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Brooklyn Heights brownstone sells for record-breaking $25 million

Brooklyn Heights brownstone sells for record-breaking $25 million

brooklyn heights brownstone
The Brooklyn Heights brownstone on Montague Terrace is the most expensive home ever sold in Brooklyn.
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A mystery buyer closed the deal on a $25 million Brooklyn Heights brownstone on Christmas Eve — setting a new record for the most expensive home ever sold in the borough. 

The five-story mansion at at 8 Montague Terrace by Remsen Street, overlooking the Brooklyn Heights Promenade, sold for $25.5 million on December 24, the Real Deal first reported. That’s $5.199 million above the previous record, set in April, for a penthouse condo at Brooklyn Bridge Park’s Quay Tower.

Before that, the record was set by Matt Damon and his wife Luciana Barroso, who spent for a  $16,745,121 penthouse condo in The Standish at 171 Columbia Heights in Brooklyn Heights in 2018.

Billionaire Vincent Viola, the founder and chairman emeritus of Virtu Financial, and his wife Theresa bought the Montague Terrace penthouse in 2007 for $8 million, and converted the four-story house into a single-family home. The renovation included Landmarks-approved work on the iron tea porch that faces the Promenade.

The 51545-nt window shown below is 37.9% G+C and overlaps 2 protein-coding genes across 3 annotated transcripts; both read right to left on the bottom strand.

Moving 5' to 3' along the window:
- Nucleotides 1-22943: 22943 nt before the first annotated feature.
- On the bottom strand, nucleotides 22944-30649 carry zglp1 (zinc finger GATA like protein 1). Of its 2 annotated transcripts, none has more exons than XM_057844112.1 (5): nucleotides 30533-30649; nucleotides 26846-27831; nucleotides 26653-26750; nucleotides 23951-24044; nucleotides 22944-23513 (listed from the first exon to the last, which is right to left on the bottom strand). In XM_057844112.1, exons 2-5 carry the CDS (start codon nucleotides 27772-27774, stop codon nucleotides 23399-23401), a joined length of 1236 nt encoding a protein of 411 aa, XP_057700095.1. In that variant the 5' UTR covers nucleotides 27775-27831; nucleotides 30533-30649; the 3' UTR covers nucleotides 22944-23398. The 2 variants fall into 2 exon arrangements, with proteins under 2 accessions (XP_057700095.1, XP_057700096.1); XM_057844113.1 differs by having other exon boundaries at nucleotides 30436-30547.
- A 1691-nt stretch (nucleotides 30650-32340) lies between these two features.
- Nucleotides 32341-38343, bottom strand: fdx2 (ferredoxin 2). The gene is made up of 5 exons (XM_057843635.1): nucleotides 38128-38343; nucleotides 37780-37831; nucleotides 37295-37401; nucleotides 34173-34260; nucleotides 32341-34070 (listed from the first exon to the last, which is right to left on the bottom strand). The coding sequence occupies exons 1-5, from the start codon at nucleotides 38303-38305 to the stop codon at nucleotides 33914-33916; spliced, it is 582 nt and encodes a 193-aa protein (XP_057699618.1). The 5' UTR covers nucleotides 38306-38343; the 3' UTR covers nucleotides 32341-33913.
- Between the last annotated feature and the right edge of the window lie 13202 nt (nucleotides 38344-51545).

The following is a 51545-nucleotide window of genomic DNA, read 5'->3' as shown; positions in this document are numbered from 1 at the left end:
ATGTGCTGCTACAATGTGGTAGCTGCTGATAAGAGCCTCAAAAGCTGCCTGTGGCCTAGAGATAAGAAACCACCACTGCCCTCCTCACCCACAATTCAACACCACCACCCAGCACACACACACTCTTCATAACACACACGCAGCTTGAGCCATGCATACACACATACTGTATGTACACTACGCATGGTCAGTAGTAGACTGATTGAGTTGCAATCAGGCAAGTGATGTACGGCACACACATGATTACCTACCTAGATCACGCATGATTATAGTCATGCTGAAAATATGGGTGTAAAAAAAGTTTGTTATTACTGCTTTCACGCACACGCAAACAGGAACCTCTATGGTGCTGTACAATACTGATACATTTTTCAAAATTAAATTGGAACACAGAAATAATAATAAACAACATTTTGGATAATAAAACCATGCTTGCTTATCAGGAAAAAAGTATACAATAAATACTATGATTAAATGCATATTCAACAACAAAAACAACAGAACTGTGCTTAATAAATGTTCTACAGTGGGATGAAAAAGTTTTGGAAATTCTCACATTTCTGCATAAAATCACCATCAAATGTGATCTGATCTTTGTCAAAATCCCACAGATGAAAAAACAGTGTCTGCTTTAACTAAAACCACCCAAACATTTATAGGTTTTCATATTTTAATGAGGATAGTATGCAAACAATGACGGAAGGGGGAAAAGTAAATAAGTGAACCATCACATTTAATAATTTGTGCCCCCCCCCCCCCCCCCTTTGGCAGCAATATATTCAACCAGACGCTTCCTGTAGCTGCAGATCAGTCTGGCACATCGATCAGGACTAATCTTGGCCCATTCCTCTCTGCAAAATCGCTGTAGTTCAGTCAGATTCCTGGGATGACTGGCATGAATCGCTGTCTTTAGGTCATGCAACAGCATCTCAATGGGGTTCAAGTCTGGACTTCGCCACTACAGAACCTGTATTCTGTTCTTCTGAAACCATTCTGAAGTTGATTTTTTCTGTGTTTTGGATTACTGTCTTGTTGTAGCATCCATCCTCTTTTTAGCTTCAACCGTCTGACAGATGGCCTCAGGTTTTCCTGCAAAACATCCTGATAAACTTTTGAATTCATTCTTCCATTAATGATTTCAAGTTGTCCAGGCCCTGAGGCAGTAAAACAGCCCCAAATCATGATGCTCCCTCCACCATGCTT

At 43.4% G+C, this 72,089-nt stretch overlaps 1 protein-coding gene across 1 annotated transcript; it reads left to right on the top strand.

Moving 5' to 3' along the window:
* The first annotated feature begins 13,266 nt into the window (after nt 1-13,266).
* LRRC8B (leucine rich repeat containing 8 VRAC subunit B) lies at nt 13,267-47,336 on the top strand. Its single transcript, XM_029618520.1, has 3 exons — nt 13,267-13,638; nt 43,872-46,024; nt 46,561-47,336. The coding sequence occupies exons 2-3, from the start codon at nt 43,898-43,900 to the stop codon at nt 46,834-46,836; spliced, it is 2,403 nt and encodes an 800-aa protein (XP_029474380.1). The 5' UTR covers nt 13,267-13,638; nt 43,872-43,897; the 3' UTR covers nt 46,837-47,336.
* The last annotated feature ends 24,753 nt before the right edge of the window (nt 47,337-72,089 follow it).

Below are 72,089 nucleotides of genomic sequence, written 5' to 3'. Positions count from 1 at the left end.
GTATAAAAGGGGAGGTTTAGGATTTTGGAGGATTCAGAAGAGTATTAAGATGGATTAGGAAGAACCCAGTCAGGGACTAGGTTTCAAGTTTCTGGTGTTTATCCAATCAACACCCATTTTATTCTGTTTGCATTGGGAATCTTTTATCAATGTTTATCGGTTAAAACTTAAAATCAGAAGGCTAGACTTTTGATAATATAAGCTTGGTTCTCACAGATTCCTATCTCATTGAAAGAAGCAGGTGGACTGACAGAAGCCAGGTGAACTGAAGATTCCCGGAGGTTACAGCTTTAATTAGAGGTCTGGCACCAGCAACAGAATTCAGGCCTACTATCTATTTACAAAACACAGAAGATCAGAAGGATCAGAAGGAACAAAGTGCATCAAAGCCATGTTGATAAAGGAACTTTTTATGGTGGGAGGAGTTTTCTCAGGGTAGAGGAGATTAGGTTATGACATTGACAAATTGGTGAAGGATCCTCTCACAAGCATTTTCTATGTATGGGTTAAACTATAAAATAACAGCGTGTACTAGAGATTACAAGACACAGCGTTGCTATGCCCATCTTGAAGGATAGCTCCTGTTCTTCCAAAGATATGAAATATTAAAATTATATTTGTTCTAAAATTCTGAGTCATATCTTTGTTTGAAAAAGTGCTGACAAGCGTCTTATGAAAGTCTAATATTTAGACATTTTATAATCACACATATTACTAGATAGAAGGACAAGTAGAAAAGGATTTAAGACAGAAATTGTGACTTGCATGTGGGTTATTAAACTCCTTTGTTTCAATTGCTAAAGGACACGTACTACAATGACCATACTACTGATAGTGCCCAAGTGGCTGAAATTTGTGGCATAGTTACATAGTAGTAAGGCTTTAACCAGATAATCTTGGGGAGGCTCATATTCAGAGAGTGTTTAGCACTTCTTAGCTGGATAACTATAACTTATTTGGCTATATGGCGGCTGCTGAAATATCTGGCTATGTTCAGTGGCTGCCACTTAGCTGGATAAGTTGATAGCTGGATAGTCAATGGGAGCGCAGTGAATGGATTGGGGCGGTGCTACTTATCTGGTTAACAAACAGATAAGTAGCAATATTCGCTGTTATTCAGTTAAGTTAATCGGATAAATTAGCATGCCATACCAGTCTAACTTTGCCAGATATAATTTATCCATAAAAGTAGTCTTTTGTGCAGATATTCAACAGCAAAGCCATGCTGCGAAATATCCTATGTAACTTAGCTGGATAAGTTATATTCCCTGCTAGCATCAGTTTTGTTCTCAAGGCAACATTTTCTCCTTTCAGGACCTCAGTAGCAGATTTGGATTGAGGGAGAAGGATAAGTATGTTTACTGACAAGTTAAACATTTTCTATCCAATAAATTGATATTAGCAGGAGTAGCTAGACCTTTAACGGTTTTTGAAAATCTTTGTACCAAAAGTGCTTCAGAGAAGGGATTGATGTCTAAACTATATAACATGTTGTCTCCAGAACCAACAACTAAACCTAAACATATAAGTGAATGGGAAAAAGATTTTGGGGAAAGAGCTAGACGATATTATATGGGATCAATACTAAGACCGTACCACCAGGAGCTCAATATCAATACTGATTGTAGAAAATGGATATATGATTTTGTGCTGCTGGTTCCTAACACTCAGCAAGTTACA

brooklyn heights brownstone
The iron tea porch on the rear of 8 Montague Terrace is visible in the center of the row facing the Brooklyn Heights Promenade.Photo by Susan De Vries

A final certificate of occupancy for the conversion was issued last month. The new owner, according to documents, is a limited partnership called M8T.

Historic records indicate that the brownstone dates back to the early 1870s, and was owned by the Edwin S. and Martica Waterman family in 1873. The family left Brooklyn, but held onto the house until 1917. Like many large houses in the neighborhood, it was divided up into a multiple dwelling in the 20th century with a 1933 certificate of occupancy showing a conversion to eight apartments.

Representatives with Virtu Financial said Monday that the company is shrinking its Manhattan headquarters and opening offices elsewhere because workers want a “better quality of life” and don’t want to take public transit, Bloomberg reported.

Brooklyn has been less affected by the drop in real estate activity than other boroughs as buyers flock to the borough for its low-rise residences with plenty of green space. While the number of sales in 2020 were down by 24 percent compared to the previous year — which was still a smaller drop than what other boroughs experienced — the median price of closed sales rose four percent in 2020, according to PropertyShark.

Photo via Corcoran

This story first appeared on Brownstoner.com

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